One local school sees success in dismantling

KANSAS CITY, Mo. - On Monday, educational think tank CEE-Trust proposed the Missouri Board of Education dismantle the struggling Kansas City Public School District.

The proposal sounded daunting to some board members but there is one school that gives KCPS a hopeful glimpse into what Kansas City Public Schools could look like in the future.

If the Missouri State Board of Education decides to follow CEE-Trust's proposal and dismantle the struggling school district, high-performing charter schools are among the list of nonprofit operators that could replace the traditional school district.
One of the authors of the CEE-Trust proposal named charter school Academie Lafayette as an example school that could work.

The school already exists within the district boundaries and is made up of a diverse pool of urban students but its design and operation is entirely different than Kansas City Public Schools. There is no tuition and transportation is provided.

The model is working; the school has some of the state's highest test scores and has a long waiting list for its annual student lottery enrollment.

Principal of the French immersion charter school Heather Royce said there are a few things that make a difference and one of them is parental choice and involvement.
"When parents choose to send their child to school they are making an investment in the school community," she said.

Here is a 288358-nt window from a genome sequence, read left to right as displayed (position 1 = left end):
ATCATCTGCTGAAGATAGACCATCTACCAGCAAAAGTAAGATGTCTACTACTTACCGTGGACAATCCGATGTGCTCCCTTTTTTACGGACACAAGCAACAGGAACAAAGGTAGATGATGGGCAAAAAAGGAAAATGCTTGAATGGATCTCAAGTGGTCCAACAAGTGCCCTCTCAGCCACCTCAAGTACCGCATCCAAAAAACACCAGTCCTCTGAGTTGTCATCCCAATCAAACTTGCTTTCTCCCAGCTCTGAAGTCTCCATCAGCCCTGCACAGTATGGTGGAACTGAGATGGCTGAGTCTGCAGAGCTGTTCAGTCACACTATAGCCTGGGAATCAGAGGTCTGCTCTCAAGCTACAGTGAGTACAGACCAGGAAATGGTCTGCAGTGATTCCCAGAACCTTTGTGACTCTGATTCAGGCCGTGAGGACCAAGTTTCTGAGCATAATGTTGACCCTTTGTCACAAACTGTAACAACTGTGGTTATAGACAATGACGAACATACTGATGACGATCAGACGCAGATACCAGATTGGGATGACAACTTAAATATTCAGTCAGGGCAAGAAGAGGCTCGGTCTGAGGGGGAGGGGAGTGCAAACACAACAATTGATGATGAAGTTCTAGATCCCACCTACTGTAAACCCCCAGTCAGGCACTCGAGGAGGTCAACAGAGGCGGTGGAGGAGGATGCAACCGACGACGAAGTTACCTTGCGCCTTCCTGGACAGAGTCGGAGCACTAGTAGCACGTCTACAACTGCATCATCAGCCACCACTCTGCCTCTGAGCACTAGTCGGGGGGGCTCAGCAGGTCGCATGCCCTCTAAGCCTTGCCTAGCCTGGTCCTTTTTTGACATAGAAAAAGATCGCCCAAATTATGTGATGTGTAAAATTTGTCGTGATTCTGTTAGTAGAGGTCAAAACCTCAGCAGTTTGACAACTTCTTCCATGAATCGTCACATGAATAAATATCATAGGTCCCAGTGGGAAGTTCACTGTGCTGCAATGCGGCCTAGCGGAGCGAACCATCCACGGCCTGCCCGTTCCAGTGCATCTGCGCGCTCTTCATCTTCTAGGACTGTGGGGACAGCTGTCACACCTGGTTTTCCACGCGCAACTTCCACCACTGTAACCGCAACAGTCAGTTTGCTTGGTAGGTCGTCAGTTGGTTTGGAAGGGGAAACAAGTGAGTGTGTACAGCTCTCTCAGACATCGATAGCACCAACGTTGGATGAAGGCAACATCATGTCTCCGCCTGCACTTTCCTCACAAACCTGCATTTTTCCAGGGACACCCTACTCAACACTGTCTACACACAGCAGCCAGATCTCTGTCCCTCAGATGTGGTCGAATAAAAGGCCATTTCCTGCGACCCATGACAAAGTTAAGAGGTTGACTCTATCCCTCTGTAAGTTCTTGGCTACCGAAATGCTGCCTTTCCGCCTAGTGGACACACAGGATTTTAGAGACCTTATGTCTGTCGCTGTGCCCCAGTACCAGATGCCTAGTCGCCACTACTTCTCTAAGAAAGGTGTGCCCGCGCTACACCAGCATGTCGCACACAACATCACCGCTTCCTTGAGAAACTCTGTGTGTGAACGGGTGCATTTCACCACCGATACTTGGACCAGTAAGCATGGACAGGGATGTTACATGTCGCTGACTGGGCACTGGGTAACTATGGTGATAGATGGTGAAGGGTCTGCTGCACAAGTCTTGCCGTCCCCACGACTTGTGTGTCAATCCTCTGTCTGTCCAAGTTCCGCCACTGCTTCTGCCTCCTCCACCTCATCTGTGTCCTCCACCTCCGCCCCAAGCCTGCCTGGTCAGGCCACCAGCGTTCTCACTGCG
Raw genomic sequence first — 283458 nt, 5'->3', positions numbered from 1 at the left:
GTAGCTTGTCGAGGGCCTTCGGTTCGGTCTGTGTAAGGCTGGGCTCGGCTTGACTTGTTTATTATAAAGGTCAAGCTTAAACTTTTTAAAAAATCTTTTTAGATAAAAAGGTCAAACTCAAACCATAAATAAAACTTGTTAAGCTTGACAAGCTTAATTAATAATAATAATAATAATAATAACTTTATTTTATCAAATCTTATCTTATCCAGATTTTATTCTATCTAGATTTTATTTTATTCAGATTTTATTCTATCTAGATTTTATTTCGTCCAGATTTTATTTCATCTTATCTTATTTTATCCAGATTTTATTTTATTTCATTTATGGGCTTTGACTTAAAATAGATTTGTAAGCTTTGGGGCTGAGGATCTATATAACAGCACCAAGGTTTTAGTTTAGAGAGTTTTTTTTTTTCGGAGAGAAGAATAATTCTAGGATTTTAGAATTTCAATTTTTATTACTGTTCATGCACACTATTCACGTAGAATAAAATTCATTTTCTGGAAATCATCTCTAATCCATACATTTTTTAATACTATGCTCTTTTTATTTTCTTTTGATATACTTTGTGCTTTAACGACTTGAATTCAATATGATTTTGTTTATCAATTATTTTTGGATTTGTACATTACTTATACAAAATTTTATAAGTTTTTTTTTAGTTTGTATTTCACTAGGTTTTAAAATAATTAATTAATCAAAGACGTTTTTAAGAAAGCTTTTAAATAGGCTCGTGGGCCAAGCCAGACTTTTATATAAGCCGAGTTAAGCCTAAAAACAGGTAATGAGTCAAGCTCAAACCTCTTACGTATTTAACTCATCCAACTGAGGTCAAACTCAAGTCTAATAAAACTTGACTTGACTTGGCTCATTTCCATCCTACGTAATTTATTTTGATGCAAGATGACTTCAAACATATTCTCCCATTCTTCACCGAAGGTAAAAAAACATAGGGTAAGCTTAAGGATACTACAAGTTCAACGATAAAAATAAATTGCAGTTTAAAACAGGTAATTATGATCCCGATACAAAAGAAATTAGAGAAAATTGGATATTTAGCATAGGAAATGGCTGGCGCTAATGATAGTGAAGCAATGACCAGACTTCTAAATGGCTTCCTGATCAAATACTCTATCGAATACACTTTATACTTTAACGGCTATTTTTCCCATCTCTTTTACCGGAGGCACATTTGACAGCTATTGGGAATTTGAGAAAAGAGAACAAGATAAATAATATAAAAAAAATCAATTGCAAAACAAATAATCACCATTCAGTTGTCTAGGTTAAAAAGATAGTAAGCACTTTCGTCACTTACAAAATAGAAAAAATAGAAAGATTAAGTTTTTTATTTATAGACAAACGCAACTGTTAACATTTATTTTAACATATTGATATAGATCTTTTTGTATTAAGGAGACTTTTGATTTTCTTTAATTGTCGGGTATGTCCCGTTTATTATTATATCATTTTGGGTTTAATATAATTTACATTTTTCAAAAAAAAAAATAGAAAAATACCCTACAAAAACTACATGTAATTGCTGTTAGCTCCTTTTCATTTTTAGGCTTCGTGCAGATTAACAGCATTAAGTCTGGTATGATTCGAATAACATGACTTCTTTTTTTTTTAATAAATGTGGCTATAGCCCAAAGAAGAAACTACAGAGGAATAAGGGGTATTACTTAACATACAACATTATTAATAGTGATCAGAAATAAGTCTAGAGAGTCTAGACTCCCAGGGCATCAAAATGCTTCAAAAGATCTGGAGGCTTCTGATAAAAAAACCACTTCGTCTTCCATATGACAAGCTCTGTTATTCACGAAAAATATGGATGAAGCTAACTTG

CEE-Trust's proposal would allow parents to choose the school they wish within boundaries. It would also dissolve district power and give it to educators like Royce.

A local "community school office" and the state would still hold schools accountable.

Royce sets her school's curriculum, salaries, schedules, school culture, teacher accountability and, with the blessing of her board of directors, her own hires. She has hired the best teachers she can find from all over the world.

"I'm from France," Yael Israel said, a kindergarten teacher.
She has been at the school for eight years.

Royce said teachers stay longer here and students and parents have more say,  all of which she and the CEE-Trust proposal said on Monday are the building blocks to long term student achievement and success.

"We have some of the best test scores in the state, all across the board," Royce said proudly.

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